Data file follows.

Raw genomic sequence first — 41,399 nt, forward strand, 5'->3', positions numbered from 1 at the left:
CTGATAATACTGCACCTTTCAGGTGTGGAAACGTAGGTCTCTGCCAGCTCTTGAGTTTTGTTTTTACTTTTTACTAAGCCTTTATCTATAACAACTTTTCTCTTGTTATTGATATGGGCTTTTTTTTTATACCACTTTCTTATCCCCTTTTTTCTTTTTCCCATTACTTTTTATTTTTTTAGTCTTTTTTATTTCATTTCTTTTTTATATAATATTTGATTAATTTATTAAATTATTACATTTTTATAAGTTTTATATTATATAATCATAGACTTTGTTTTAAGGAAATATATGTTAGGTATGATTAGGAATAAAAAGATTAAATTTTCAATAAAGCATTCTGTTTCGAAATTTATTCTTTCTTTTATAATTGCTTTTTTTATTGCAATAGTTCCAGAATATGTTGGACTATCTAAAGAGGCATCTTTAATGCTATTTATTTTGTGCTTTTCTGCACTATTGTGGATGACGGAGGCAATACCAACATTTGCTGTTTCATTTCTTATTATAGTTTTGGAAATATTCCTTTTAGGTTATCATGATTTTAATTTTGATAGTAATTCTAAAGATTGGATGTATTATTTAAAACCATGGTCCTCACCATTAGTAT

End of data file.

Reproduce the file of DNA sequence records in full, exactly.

Raw genomic sequence first — 41,399 nt, forward strand, 5'->3', positions numbered from 1 at the left:
CTGATAATACTGCACCTTTCAGGTGTGGAAACGTAGGTCTCTGCCAGCTCTTGAGTTTTGTTTTTACTTTTTACTAAGCCTTTATCTATAACAACTTTTCTCTTGTTATTGATATGGGCTTTTTTTTTATACCACTTTCTTATCCCCTTTTTTCTTTTTCCCATTACTTTTTATTTTTTTAGTCTTTTTTATTTCATTTCTTTTTTATATAATATTTGATTAATTTATTAAATTATTACATTTTTATAAGTTTTATATTATATAATCATAGACTTTGTTTTAAGGAAATATATGTTAGGTATGATTAGGAATAAAAAGATTAAATTTTCAATAAAGCATTCTGTTTCGAAATTTATTCTTTCTTTTATAATTGCTTTTTTTATTGCAATAGTTCCAGAATATGTTGGACTATCTAAAGAGGCATCTTTAATGCTATTTATTTTGTGCTTTTCTGCACTATTGTGGATGACGGAGGCAATACCAACATTTGCTGTTTCATTTCTTATTATAGTTTTGGAAATATTCCTTTTAGGTTATCATGATTTTAATTTTGATAGTAATTCTAAAGATTGGATGTATTATTTAAAACCATGGTCCTCACCATTAGTAT